John Stuart Mill has argued in his book ‘On Liberty’ that the price paid for stifling freedom of expression is “the sacrifice of the entire moral courage of the human mind”. Yet the limitation on this fundamental right has been a dominating theme in most public debates. The qualified nature of this right under Article 19 has often restricted the scope of creative expression especially in the field of art and entertainment. Controversies over films such as Lipstick under My Burkha, Padmaavat and Udta Punjab has undoubtedly highlighted the paternalistic mindset and never ending conflict of right to free speech versus one’s right to take offence. However the penetration of internet and rise of independent content creators has brought a glimmer of hope.
A prominent instance of this new found creative liberty is the Netflix original series Sacred Games. It is a triumph of creative freedom. What sets apart this series is the liberty in storytelling that its creators have received. It is a parallel story of struggling honest cop Sartaj Singh and notorious Mumbai gangster Ganesh Gaitonde. Unlike an invincible Bollywood hero, Sartaj Singh is flawed and struggling with conflict of interest; while gangster Gaitonde’s language is filthy and actions immoral. Sacred Games is a mirror of societal truth with honest depiction of urban slang, fearless criticism of political system and a strong standpoint on religion. The creators have explored the dark alleys of experimentation that most mainstream creators shy away from. However the real backbone of this creative courage is the open and fearless space provided by online video on demand platforms.
Similarly, accessibility of internet has stimulated a rapid growth of new generation music creators. This has made music a powerful channel of social expression. Vivian Fernandes a.k.a. DIVINE has emerged from being an underground Mumbai rapper to a mainstream music performer. His music mostly based on life in Mumbai slums is a socio-political commentary and portrayal of aspirations, grievances and struggles of the poor and vulnerable. This underground hip hop music scene of Mumbai is in strong resemblance to the hip hop culture of late 80’s in Compton, California; where black rap artists spoke of oppression, police harassment and crimes against African Americans. Alternate medium and forms of Indian music has thus been a strong means of freedom for the common masses whose voices are often shushed by the rich and powerful.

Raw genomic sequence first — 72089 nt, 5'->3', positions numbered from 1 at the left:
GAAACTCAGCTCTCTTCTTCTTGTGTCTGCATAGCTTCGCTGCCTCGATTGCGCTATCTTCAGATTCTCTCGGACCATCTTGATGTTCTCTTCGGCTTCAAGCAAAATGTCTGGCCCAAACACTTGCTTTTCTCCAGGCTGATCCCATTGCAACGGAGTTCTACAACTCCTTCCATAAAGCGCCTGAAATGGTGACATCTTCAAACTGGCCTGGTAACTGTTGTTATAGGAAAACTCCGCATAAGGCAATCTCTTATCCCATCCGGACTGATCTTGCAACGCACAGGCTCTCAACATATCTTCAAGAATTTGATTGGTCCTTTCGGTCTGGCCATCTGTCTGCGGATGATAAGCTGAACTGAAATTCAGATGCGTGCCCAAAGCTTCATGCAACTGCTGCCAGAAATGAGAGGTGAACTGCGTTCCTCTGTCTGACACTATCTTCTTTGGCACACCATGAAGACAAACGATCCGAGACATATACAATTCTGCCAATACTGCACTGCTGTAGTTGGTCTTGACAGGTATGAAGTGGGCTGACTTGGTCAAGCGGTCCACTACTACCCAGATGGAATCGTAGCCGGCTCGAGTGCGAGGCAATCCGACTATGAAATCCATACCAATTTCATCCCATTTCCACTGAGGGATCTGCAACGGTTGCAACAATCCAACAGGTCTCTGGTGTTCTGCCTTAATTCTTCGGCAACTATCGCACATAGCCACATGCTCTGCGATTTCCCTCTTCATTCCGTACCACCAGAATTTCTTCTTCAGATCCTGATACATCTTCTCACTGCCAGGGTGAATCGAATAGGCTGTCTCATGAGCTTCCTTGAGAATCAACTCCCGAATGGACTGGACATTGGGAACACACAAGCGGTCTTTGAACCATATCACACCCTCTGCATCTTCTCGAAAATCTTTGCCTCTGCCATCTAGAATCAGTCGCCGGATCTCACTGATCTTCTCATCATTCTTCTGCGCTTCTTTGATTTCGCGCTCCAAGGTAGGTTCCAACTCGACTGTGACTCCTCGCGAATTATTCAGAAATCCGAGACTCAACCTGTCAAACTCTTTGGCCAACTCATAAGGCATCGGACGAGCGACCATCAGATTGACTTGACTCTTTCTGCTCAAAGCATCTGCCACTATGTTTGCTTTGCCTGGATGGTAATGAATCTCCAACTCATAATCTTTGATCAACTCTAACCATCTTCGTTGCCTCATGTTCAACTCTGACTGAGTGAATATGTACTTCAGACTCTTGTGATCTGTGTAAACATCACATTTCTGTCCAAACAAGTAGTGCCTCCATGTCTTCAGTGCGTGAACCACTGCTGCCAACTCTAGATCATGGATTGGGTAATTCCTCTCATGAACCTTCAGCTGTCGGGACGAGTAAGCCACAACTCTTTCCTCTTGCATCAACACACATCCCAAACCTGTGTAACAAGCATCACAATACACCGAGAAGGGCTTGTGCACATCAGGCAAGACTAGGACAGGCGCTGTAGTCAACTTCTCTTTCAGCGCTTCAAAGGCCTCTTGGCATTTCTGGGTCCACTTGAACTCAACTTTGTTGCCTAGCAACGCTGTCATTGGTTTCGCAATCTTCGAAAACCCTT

In an ironic manner, stand up comedy has evolved into another alternate means of expressing serious political opinions. Artists like Varun Grover and Kunal Kamra have gained immense popularity for their satire and edgy political humour. Their jokes have forthright truth and outspoken criticism of Indian politics, upholding the right to freedom of speech. Varun Grover’s collaboration with singer Rahul Ram and satirist Sanjay Rajoura in “Aisi Taisi Democracy” is a subtle diatribe on political issues through comedy and music, which reflects the fearlessness of artists to have a public voice. Social media has been a major impetus to such success of political comedy and its accessibility to common people.
In a contemporary India where ethics of television journalism is at question and lives of journalists at threat, alternate medium of public expression has gained the limelight. Consequently, internet has become the tool of free speech that art and entertainment industry has long been searching for. Along with this, the government’s support for net neutrality is another progressive step towards achieving the right to express freely. However it is the responsibility of the citizens to use this liberty with sanity, so as to protect the “moral courage of the human mind” that Mills has stressed upon.